Weiner, former owner of a café in Nederland and current manager of Robb’s Music in Boulder, has been playing music for some time with another member of Robb’s crew, Seth Goodman. About two years ago, the pair joined up with the remnants of a local musical group to create 18 Switchbacks.
“We started out as a bluegrass unit, with Matt Wallwork, who headed up Gold Hill, which was a full electric band. After they stopped, they all splintered off, and Matt started 18 Switchbacks, with his long time friend Tim Johnston. And they brought in Seth Goodman, who has been my good friend here at Robb’s Music, and runs the store with me, and they decided they needed more of a rhythm section, and I had been playing for a long time with Seth, so we kind of combined it all together in this band,” Weiner says.
With Weiner on drums, Goodman on mandolin, Wallwork and Johnston on guitars, the fifth member of 18 Switchbacks is bassist Francisco Marquez.
“We’ve gotten a lot of influence from the jam scene, and we have a lot of respect for all the bands who have been pegged into that category,” Weiner says. He notes that they are great fans of Phish, Widespread Panic and the Grateful Dead, of course. He adds, “I’m a big Frank Zappa fan, Dave Grisman, and Chris Dealy as well.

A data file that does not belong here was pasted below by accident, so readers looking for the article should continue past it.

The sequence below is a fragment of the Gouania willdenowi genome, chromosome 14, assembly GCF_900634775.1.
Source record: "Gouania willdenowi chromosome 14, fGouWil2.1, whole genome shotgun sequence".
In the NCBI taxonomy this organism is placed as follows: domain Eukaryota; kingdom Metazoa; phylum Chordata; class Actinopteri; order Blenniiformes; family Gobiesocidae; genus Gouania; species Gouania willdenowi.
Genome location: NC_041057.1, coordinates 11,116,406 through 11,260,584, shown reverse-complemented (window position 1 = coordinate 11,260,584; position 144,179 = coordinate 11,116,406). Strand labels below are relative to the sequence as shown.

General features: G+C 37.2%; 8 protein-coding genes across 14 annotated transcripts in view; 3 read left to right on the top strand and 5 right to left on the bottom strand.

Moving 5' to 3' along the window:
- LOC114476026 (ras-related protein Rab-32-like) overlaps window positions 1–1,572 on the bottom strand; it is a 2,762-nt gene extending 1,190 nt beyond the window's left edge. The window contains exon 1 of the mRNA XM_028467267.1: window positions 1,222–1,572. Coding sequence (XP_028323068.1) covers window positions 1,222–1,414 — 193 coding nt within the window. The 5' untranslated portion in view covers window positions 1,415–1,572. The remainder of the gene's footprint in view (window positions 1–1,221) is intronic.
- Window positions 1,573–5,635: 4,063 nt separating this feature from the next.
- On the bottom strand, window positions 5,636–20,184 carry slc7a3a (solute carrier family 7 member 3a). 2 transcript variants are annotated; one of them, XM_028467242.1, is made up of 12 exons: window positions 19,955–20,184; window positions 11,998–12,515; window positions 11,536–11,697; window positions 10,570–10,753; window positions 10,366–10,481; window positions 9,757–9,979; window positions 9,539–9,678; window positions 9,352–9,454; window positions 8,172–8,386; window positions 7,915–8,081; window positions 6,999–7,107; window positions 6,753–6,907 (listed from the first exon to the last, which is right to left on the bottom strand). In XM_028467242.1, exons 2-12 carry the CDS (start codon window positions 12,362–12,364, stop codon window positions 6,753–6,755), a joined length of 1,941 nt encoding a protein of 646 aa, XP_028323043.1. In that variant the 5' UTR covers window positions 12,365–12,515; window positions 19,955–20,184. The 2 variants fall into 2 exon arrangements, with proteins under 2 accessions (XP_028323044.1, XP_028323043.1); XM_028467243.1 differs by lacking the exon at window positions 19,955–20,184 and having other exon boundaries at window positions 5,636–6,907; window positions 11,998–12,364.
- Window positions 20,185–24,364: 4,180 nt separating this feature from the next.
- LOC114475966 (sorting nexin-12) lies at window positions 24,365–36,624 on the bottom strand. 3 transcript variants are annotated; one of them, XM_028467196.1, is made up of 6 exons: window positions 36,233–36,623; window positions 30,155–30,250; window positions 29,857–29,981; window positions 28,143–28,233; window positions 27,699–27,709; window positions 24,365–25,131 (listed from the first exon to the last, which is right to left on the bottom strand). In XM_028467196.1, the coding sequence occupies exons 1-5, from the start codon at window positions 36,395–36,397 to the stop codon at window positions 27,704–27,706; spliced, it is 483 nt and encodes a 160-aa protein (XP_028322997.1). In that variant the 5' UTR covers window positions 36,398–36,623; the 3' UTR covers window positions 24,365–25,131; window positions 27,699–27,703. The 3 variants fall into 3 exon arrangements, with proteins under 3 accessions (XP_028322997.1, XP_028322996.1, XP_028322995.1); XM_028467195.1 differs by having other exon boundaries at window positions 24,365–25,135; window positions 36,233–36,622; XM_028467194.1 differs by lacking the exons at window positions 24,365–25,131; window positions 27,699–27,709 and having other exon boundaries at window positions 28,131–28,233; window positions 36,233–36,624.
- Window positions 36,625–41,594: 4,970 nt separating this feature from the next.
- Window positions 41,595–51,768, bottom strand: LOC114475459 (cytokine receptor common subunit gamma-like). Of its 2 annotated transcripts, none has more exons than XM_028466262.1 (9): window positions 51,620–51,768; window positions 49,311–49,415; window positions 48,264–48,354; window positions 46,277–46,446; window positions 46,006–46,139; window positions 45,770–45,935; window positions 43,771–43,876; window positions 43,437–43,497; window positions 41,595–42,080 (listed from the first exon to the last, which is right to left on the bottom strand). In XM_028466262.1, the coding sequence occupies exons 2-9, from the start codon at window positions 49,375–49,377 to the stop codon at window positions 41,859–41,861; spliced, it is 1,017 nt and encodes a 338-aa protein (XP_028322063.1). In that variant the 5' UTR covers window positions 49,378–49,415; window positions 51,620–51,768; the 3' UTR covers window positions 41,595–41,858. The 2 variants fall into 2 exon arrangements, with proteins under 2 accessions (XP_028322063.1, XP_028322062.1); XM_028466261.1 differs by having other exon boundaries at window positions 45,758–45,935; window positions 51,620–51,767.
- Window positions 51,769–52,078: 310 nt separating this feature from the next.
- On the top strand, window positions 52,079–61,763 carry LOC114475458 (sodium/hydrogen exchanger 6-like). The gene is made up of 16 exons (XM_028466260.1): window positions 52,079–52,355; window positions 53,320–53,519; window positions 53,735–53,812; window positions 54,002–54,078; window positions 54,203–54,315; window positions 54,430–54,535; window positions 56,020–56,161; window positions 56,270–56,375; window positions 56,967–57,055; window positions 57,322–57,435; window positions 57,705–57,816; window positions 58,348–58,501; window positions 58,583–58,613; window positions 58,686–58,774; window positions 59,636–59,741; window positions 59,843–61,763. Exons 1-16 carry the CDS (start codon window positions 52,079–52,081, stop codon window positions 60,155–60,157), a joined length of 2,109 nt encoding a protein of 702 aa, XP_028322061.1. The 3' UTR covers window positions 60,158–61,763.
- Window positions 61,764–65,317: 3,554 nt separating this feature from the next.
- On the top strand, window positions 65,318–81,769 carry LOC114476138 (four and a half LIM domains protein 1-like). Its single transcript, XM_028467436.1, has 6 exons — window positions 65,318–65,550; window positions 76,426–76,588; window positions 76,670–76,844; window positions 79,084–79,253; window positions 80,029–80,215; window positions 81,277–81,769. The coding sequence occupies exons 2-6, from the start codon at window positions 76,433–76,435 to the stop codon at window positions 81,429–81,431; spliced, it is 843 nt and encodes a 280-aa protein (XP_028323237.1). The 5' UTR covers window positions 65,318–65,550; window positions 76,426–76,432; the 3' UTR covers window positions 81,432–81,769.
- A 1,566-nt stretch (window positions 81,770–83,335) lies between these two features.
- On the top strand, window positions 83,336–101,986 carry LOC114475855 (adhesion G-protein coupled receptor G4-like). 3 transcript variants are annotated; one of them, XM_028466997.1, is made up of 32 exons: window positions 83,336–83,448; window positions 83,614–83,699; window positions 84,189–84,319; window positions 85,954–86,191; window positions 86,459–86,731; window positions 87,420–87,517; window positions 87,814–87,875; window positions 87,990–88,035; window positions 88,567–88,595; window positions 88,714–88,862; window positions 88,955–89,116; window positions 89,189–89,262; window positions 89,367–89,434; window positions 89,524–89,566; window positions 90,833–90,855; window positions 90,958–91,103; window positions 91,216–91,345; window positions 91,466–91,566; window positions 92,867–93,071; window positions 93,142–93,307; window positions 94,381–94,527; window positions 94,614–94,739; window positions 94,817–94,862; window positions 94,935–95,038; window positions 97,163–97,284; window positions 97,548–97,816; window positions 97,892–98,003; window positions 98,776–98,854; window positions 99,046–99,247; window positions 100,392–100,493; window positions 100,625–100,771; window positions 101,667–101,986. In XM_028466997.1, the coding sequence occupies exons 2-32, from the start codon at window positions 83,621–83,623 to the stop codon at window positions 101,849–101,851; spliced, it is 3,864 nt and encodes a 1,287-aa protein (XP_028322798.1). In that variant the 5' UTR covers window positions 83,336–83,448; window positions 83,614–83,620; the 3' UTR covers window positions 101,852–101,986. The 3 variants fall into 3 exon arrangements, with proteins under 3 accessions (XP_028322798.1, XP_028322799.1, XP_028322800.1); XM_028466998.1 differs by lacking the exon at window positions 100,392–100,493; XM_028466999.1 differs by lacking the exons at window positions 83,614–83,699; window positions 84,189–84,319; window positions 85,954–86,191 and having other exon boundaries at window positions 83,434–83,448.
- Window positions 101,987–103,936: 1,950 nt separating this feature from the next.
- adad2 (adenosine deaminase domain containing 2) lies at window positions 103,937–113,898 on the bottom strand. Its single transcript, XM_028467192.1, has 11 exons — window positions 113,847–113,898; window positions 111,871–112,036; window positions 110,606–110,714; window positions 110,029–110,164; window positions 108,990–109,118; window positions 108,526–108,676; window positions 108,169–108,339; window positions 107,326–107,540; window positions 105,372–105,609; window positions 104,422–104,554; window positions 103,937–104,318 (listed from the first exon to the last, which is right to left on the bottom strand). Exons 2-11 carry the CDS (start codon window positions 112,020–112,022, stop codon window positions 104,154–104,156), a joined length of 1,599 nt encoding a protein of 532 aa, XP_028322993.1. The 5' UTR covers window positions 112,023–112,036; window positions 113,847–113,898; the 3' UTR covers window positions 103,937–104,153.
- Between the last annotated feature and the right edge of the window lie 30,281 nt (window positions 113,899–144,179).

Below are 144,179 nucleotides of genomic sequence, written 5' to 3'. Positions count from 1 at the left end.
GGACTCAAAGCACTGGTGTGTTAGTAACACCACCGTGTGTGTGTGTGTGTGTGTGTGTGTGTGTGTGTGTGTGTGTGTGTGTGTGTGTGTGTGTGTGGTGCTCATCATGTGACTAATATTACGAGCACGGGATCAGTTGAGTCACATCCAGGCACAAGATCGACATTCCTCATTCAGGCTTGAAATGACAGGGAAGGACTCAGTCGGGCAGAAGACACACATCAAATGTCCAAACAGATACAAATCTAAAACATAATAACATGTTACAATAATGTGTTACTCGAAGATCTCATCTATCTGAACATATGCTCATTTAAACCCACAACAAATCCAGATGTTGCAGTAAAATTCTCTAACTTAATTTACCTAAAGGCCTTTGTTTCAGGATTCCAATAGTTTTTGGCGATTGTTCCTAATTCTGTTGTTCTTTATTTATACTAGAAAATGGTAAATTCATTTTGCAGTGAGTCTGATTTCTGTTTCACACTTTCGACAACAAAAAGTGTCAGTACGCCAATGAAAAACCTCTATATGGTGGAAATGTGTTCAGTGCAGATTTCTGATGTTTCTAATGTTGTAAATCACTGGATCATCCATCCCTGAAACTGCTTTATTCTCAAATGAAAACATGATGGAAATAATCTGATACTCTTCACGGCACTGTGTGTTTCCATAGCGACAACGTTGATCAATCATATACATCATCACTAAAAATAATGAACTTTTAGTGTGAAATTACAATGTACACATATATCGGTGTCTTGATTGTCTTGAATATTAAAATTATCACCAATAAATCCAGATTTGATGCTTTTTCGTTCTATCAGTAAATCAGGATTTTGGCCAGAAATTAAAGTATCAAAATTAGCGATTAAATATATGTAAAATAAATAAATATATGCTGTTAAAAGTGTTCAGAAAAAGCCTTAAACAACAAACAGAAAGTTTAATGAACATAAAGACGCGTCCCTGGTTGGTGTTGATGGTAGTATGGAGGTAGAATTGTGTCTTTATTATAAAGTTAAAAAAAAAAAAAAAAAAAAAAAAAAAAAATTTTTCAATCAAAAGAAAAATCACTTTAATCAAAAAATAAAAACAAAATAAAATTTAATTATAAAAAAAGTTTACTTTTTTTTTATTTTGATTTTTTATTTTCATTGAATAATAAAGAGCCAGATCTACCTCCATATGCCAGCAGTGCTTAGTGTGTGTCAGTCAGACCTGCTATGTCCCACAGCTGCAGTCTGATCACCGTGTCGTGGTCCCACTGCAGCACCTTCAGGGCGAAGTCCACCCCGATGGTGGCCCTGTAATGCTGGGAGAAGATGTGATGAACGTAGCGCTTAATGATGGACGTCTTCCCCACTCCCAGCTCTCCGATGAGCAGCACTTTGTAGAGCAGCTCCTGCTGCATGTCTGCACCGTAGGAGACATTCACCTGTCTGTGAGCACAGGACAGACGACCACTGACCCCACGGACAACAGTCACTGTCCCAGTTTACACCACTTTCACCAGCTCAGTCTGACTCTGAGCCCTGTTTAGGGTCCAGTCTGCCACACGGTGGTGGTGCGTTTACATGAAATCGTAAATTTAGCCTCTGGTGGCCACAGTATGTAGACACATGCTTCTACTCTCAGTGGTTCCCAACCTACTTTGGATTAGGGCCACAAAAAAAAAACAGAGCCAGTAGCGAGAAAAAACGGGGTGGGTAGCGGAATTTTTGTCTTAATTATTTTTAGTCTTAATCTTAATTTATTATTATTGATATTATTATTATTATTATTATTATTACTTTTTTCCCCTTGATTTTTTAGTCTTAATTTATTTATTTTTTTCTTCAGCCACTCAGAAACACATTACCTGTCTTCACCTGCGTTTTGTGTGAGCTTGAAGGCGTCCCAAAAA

“A lot of people often think that for a jam band the songwriting is secondary and the jamming comes first.” Weiner explains, “We certainly aren’t that. We’re a band that has some really nice songs, that sound like us, music that we’re uniquely doing, and at the same time, we’re not performing those songs in the same exact way every night. We’re open to exploring them, and doing different things with them at different times.”
The band is currently working on a CD, expected this coming summer. Meanwhile, they offer free live demo tracks on their website 18switchbacks.com.
Like Conners, Weiner did the Dead thing for a while. He says, “My first show was in 1987. I loved the band right off the bat and had a pretty visceral experience, being an upstate, suburban New Yorker and having this kind of music come into my consciousness during a time of Madonna and Michael Jackson and Top 10 radio. I had been a big fan of, like, Genesis and Asia, and Journey was big influence for me. And all of sudden I saw that while I liked that music, there wasn’t the substance, and then somehow, we managed to find, within that very plastic environment, music with a whole lot of substance. The Dead was one of those bands that was able to reach us at that age when we were receptive to it.”